On February 21, 2012, Ochlik reached Homs, Syria to photograph the revolt against President Bashar al-Assad that turned into civil war: “I just arrived in Homs. It’s nighttime but the situation seems incredibly tense and desperate. I’ll start making pictures tomorrow.” Ochlik died in a rocket attack on the media center that evening, along with American war correspondent Marie Colvin. Fellow journalist William Daniels recovered Ochlik’s camera, which included these final three images.
Austin Tice – Children of Syria
The United Nations Refugee Agency (UNHCR) reported in March 2014 that there are currently approximately 1.5 million refugee children from the Syrian Arab Republic. More than 1 million have fled to neighboring countries of Lebanon, Jordan, Iraq, and Egypt, while others remain in poor living conditions with a shortage of food and drinking water and severely compromised medical care.
In May 2012, Houstonian photojournalist Austin Tice traveled to Syria to report on the unfolding crisis for McClatchy News, CBS, The Washington Post, and other publications. He traveled extensively across the country to cover various aspects of the Syrian revolution for these media outlets; his personal interest was photographing children. A former captain in the US Marine Corps, Tice was scheduled to begin his final year at Georgetown Law School that autumn. He was taken captive by unknown persons near Damascus in August 2012. He remains missing.
“I have more pictures of beautiful Syrian kids than I could ever possibly use. It breaks my heart to see what is happening to them. No kid should even have to know that things like this happen in the world, much less be forced to live and sometimes die this way." - Austin Tice
Freedom of the Press Worldwide Map 2014
Reporters Without Borders (Reporters Sans Frontières)
The Freedom of the Press map categorically ranks freedom of information in 180 countries. The 2014 report rated the Middle East – where 22 Arab countries are located – as the gravest region for press freedom; Syria is ranked 177th.
Founded in 1985 by four French journalists, Reporters Without Borders is a non-profit organization that defends freedom of information. It provides financial and psychological assistance to persecuted journalists and their families. It also gives aid to war correspondents such as legal assistance, bulletproof vests, insurance and VPNs. It collaborates with governments and organizations such as the United Nations and UNESCO to combat censorship and laws that restrict freedom of information. It actively reports on censorship and surveillance practices worldwide, as well as journalists who are detained, held hostage, are missing, or killed.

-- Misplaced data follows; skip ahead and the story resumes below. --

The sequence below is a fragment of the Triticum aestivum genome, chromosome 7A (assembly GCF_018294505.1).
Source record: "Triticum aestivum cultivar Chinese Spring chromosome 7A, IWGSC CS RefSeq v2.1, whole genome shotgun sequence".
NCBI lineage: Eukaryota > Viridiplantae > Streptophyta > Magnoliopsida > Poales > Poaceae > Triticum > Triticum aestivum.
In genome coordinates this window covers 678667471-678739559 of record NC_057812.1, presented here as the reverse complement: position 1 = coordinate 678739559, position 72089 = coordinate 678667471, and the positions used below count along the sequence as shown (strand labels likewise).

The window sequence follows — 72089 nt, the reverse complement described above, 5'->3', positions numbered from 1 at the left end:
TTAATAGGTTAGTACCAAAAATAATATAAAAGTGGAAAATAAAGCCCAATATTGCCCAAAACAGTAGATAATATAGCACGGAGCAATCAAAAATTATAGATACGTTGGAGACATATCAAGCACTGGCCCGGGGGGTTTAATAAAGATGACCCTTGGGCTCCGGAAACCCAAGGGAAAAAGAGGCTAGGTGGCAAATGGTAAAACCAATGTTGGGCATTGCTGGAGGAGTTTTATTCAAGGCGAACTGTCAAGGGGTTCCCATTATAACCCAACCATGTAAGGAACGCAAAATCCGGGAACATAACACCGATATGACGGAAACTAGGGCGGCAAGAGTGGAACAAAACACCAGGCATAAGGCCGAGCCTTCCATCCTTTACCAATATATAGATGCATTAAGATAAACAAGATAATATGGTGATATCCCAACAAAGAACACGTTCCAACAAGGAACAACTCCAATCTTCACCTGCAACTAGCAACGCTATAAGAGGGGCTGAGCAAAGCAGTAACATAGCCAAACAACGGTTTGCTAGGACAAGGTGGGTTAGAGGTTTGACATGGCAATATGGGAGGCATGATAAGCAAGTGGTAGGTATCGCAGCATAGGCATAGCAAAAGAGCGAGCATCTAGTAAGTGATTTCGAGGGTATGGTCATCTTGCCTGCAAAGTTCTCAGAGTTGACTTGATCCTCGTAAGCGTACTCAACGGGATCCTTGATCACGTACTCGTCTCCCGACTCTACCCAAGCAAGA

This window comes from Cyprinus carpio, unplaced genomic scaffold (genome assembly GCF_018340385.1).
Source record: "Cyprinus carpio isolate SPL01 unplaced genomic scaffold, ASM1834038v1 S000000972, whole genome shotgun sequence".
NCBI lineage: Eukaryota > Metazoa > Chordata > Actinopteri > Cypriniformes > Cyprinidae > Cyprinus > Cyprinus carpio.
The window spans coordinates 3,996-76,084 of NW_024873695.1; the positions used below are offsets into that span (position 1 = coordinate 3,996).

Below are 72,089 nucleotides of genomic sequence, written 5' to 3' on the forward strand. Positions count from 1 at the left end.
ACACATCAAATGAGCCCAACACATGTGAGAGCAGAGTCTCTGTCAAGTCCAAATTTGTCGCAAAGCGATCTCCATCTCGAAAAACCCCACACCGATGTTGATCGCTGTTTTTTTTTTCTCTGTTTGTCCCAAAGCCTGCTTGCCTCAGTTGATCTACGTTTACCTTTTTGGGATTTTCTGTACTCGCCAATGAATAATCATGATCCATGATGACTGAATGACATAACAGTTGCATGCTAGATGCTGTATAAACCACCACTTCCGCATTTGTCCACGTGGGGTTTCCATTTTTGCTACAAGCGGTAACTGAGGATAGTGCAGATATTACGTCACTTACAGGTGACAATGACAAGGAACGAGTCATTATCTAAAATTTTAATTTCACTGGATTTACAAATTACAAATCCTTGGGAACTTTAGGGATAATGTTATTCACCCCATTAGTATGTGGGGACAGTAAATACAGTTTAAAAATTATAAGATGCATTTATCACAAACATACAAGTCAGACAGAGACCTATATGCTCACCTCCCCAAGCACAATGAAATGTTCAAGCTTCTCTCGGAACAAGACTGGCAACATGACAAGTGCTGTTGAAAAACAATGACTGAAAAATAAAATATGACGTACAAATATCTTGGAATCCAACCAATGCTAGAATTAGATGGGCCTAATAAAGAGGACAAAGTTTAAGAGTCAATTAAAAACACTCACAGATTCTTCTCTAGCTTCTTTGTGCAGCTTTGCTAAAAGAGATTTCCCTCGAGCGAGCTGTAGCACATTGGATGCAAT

Newsroom Twitter Feed
The “Arab Spring”, a series of political and social uprisings across several Arab countries since December 2010, has been widely covered in the media. Its revolutionary momentum gained traction through social media, arguably the most widespread use of the medium to galvanize vast populations to-date.
This twitter feed reports news, mainly of the Arab world, from more than 500 sources. It follows a diverse group of individuals, NGOs, think tanks, political parties, and news agencies – a sampling of a larger network of information gatherers and reporters that operate within the region. Furthermore, it is a platform for the general public to share opinions.
Twitter is an important avenue for breaking news. Examining it critically raises several questions: what role does citizen journalism play in circulating the news? How transparent are news sources as well as their agendas? What competition exists for being the first to report news events, and how does news become viral?
The collection of newspapers from several Arab countries is for exhibition visitors to peruse. Updated weekly throughout the exhibition, it includes dailies and weeklies operated by independent parties, governments, and ruling autocracies. The installation explores how literacy informs our perception of images, and how news in parts of the Arab world may differ from Western media reports.
14 March – 4 May, 2014
Houston Center for Photography for FotoFest 2014
Artist / Photographer
Zied Ben Romdhane
Reporters Without Borders
Preston, Madeline Yale "The Newsroom" In: Watriss, W., ed. (2014) FotoFest 2014. Amsterdam: Schilt Publishing.